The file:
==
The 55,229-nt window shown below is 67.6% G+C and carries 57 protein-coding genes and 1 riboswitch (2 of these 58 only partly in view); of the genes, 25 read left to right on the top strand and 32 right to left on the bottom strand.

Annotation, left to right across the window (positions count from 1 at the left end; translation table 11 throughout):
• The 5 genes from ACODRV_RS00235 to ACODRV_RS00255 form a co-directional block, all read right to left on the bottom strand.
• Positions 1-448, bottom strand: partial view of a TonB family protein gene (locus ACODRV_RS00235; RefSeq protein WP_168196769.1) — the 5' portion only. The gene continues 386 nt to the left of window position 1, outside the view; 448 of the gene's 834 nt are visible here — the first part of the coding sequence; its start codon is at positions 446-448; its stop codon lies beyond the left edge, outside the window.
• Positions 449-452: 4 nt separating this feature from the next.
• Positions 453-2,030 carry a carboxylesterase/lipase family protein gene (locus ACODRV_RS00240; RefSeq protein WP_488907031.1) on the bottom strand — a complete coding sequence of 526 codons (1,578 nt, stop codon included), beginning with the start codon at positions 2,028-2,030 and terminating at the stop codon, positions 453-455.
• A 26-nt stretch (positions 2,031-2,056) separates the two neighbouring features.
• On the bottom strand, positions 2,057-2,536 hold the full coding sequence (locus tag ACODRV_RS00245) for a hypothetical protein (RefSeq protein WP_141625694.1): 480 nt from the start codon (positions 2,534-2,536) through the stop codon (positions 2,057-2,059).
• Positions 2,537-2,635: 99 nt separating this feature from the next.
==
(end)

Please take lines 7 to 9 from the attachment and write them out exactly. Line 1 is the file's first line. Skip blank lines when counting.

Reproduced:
• A 26-nt stretch (positions 2,031-2,056) separates the two neighbouring features.
• On the bottom strand, positions 2,057-2,536 hold the full coding sequence (locus tag ACODRV_RS00245) for a hypothetical protein (RefSeq protein WP_141625694.1): 480 nt from the start codon (positions 2,534-2,536) through the stop codon (positions 2,057-2,059).
• Positions 2,537-2,635: 99 nt separating this feature from the next.